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The history of the turkey in this country is a curious one. The bird is supposedly named for the country, as merchants first traded turkeys from the Middle East to England. Considering the bird actually originates in North and Central America, and turned up relatively recently to these shores, it is remarkable that turkey enjoys such a prominent position in our cuisine - it's the quintessential Christmas centrepiece.
I'm of the view that if someone isn't keen on turkey, they probably haven't had it cooked properly, nor tried a heritage breed. The meat can be tricky to get right when roasting the whole bird, while turkeys in general do very well in intensive systems - victims of their own success, you might say.
Recently, I went to visit our flock of heritage breed turkeys - an unusual thing to see these days. You see, for years the Broad Breasted White Turkey was the preferred breed in this country. That was because the white feathers meant the bird's pin feathers are less visible when the carcass is dressed. In just a few years, populations of other breeds crashed as farmers concentrated on white turkeys. With it, centuries of turkey breeding almost completely disappeared, with the flame kept alive by small holders and enthusiasts.
Bronze turkeys are perhaps the best known of the heritage breeds, and like other breeds they do well in free range (extensive) systems rather than in intensive systems. The unmatched flavour of the smaller birds has sparked a loyal following, not least among top chefs. This year, all of our whole birds and turkey crowns will be from the Bourbon Red Breed. Our flock is kept in a large field adjacent to woodland, a stone's throw from Danbury Palace in Essex.
The land here is ideal. Turkeys require free draining land, while by nature they are a forest dwelling bird. Here, the birds can exhibit natural behaviours. The dense trees are a mixture of oak, chestnut, and cherry and the fruits, nuts, and acorns supplement the turkeys' natural diet. At night, the turkeys roost in the trees, staying out of harm's way.
As we walked through the field, we were followed by the inquisitive turkeys who came en masse to say hello. We stomped down on some nettles, the surprising favourite food of the turkey, and the gobblers swarmed. When a plane went overhead, the turkeys spooked and rushed into the trees, mistaking it for a bird of prey. These birds can move at clip when they want to, I tell you.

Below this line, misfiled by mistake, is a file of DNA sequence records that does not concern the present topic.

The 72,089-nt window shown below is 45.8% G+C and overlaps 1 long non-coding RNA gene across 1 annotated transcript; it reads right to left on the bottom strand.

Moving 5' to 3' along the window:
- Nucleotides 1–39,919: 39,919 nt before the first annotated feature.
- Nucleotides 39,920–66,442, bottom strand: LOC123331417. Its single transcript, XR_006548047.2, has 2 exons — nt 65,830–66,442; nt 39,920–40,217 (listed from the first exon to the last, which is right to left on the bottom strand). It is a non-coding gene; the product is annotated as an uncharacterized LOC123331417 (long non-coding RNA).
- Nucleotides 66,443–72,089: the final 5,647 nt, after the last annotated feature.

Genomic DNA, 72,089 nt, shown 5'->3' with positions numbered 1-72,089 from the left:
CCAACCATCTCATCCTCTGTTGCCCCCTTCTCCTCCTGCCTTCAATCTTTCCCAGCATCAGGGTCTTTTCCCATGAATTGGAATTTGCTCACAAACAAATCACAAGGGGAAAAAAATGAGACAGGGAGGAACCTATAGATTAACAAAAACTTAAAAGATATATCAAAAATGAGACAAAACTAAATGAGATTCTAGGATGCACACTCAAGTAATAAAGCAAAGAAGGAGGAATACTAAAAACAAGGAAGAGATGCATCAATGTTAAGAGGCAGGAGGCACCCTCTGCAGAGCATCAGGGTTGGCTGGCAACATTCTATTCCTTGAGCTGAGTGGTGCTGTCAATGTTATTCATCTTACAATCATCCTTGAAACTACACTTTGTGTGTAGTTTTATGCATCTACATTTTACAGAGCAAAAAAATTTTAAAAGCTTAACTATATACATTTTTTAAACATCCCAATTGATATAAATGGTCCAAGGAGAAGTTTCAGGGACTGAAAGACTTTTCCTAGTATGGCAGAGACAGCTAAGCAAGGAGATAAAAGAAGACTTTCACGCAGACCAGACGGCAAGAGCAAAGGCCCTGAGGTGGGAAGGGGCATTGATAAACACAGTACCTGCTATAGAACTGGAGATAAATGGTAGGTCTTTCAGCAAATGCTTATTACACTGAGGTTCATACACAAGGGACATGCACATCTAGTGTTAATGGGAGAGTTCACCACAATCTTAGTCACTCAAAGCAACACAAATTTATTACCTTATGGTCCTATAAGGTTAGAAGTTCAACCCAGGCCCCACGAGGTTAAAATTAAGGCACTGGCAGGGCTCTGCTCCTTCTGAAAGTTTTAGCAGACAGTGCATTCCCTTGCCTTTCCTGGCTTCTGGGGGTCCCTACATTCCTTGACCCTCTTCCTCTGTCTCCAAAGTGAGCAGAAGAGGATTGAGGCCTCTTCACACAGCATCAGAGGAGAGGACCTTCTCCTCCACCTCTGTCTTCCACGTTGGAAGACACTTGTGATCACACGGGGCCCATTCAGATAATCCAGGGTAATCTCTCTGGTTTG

This natural life is only half the process though. Food miles are kept to a minimum, and a short journey from the woods is where the turkeys are dispatched and hung. Importantly, the birds are wax plucked not wet plucked (circumventing the pin feather problem) and allowing the turkeys to be game hung with their innards inside. This process is much like hanging beef - it intensifies the flavour and tenderises the meat. This was confirmed to me by a taste test of a Bourbon Red the day of my visit. It was easily the best turkey I've ever eaten - and this wasn't my first turkey taste test by a long shot.
Really, if you want quality turkey, game hanging and a named breed is what you need to look out for. This year, our range fits that bill perfectly and features not just whole birds and turkey crowns (which are exclusively Bourbon Red), but ballotines and stuffed turkey breasts to cater for smaller tables. We'll be using other heritage breeds for these, as unfortunately, there are only so many Bourbon Reds to go round. Our Executive Chef Jeff Baker who has crafted our range of aromatic infusions and stuffings to pair with the succulent meat.
Our flock will be growing plump over the next months, and if you decide to go for our exclusive Bourbon Red, you're in for a treat this Christmas.
Explore our truly free range turkey here.